In ice hockey, if you’re down by one goal and the clock is ticking down, should you take the chance of pulling your goalie to get a sixth attacker on the ice and increase your chances of scoring? And if you decide to go for it, when is the optimal time to pull the goalie? Is it with a minute left to play? Two minutes? Or three?
Well, hockey coaches and fans, the answers can be found in a recent paper by Clifford Asness of investment firm AQR Capital Management and Aaron Brown, formerly of AQR and now an instructor at NYU’s Courant Institute of Mathematical Sciences. After examining a lot of data and doing a little math, the authors found that if you are down by one goal against an evenly matched team and want to go for at least a tie, the optimal time to pull your goalie is with 5:40 of play left in the game.
Five minutes and forty seconds may seem awfully early, since coaches typically don’t pull their goalie until the last minute or so – if they decide to do so at all. Perhaps even more surprising is that if you’re down by two goals, you should pull your goalie at 11:40 minutes remaining – or less than half way through the third period. Then if you end up scoring, you should put your goalie back in and pull again at 5:40 if you’re still behind.
Before going further, let’s note a few important things. First, the authors only looked at the objective of maximizing a team’s regular season standing points where a loss is worth zero points, a tie is worth 1.5 points, and a win is worth two. That means they focus on tying up the game from behind. If you end up losing, they do not care if it’s by a single goal or four. Whether it’s a narrow loss or an absolute trouncing, a loss is never worse than zero points.
Second, pulling your goalie does increase your chances of getting trounced. That’s because at the same time goalie-pulling raises your chance of scoring, it also raises the other team’s chance of scoring by almost twice as much.
Third, Messrs. Asness and Brown aren’t offering advice on specific game situations, where you would consider other factors like what players you have, which team is better, etc. They are only saying what to do on average over the long term – and on average, hockey coaches are not pulling their goalies nearly early enough.
The interesting question is, why? The data is out there, and coaches get the benefit of hundreds or thousands of repetitions of game situations — so why do they keep making a sub-optimal decision?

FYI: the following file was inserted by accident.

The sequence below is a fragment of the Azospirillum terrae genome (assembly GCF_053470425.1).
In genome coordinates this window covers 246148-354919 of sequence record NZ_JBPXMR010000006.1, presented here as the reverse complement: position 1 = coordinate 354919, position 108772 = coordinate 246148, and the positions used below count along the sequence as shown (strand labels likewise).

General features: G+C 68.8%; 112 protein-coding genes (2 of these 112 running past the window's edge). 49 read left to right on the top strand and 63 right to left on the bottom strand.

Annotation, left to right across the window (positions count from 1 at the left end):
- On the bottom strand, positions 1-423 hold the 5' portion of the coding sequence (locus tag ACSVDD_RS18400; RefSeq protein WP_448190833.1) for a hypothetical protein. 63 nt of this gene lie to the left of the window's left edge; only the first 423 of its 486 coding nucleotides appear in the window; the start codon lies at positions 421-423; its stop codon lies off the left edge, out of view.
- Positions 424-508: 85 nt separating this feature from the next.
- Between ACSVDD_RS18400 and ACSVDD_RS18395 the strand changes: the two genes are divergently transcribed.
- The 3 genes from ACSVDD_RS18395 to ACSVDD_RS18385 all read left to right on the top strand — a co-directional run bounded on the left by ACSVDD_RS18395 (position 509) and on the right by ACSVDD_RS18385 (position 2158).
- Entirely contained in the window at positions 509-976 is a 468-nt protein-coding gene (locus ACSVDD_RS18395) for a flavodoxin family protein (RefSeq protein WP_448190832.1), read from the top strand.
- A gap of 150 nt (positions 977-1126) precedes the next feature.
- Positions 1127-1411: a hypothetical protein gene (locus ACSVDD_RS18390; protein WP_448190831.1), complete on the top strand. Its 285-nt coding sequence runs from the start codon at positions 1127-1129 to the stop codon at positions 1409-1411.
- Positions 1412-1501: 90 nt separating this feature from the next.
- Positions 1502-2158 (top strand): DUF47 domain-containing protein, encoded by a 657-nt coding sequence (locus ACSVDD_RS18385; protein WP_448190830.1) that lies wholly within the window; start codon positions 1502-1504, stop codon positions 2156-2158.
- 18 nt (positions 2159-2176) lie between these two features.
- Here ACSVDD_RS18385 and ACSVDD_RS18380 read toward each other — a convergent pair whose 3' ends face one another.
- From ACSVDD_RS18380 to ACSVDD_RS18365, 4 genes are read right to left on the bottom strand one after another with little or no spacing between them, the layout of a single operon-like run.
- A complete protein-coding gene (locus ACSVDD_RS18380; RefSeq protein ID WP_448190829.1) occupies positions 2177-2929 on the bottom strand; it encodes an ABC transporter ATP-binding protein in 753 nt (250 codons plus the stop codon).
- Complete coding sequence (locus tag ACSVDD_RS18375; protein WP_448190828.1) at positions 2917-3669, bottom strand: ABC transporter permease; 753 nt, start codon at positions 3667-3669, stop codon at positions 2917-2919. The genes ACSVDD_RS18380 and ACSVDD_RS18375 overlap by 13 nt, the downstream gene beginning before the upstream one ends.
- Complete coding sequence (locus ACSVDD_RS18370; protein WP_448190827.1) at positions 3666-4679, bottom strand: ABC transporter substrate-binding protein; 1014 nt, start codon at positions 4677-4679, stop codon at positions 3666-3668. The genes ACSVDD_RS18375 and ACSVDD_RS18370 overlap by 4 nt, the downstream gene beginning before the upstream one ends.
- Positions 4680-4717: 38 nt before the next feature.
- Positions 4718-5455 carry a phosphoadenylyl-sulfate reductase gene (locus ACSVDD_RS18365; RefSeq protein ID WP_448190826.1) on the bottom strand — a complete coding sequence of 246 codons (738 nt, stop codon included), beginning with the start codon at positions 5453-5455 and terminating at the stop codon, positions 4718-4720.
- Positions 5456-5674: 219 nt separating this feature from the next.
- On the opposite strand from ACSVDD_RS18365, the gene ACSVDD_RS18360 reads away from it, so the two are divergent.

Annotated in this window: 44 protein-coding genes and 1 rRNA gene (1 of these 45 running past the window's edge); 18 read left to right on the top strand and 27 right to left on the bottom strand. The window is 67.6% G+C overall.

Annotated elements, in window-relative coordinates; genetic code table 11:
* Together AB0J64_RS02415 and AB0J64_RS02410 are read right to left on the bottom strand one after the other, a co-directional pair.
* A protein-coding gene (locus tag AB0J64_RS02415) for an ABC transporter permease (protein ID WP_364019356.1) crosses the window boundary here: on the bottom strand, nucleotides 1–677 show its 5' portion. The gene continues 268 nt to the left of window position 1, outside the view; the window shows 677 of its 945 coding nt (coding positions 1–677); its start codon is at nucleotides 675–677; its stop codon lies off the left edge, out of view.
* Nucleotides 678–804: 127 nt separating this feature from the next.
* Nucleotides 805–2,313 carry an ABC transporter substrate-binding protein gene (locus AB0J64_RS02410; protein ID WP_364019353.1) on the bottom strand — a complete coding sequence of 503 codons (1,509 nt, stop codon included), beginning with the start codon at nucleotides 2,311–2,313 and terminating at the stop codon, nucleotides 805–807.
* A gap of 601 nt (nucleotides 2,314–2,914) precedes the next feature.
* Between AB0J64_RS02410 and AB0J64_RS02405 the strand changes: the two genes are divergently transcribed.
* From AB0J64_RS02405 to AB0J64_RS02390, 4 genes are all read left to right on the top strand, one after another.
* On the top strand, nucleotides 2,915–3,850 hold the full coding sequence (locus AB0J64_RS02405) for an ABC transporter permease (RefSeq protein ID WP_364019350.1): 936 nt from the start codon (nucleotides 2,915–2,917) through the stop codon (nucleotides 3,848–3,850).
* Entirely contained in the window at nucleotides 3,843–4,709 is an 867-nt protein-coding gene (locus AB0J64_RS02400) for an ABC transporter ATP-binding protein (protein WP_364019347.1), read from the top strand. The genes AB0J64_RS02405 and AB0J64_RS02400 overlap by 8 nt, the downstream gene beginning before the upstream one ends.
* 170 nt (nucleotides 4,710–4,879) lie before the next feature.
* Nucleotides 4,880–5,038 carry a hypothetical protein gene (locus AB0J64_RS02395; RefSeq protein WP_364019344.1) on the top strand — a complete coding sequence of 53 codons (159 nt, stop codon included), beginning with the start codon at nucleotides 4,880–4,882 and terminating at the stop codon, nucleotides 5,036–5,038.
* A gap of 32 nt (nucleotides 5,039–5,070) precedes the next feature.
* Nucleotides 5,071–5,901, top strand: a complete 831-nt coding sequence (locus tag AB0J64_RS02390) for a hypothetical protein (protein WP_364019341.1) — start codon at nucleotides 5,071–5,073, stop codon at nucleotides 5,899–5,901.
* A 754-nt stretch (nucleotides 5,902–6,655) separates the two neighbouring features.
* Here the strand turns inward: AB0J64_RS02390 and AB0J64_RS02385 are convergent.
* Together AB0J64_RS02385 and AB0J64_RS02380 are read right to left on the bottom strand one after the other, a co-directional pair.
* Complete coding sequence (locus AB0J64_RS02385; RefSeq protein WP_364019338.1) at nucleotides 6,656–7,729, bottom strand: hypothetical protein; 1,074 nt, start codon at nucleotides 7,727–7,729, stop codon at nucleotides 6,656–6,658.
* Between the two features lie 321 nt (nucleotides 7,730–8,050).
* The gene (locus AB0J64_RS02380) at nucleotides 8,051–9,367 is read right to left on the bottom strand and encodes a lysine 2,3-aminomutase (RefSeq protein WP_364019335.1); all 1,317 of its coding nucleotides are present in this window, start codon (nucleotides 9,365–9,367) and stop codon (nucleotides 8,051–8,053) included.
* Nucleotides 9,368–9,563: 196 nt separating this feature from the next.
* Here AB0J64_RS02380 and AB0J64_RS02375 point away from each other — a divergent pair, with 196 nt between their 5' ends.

We’re not just picking on hockey coaches here either. Other researchers have shown that football coaches don’t go for it on fourth down as much as they should. Basketball coaches resisted taking a lot of three-point shots for far too long. And years ago, Eric wrote in this newsletter that soccer goalies facing a penalty kicker typically dive dramatically to the left or right in their save attempts when statistics clearly show the highest rate of success comes from staying in the middle.
Why we ignore the evidence on the best course of action is a fascinating question. On the one hand, it could be that we think we are different and better than everyone else and don’t have to follow the evidence. On the other hand, it might be that we’re just afraid of looking bad. Asness and Brown note that “sins of commission are far more obvious than sins of omission” — so if you pull your goalie and end up losing spectacularly, it could be career suicide. That recalls John Maynard Keynes’ famous line that “it is better for reputation to fail conventionally than to succeed unconventionally.”
For Asness and Brown, the parallels between goalie-pulling and investing are just too good to ignore because surely there are times when we should embrace unconventional risk but do not. As an example, they point out that cheap stocks have been shown to outperform expensive ones, but also look like “worse” companies. That can make investors who buy expensive stocks look “prudent” while those who buy cheap ones look “rash.” But is that right? “Nope,” they say, “the data say otherwise.”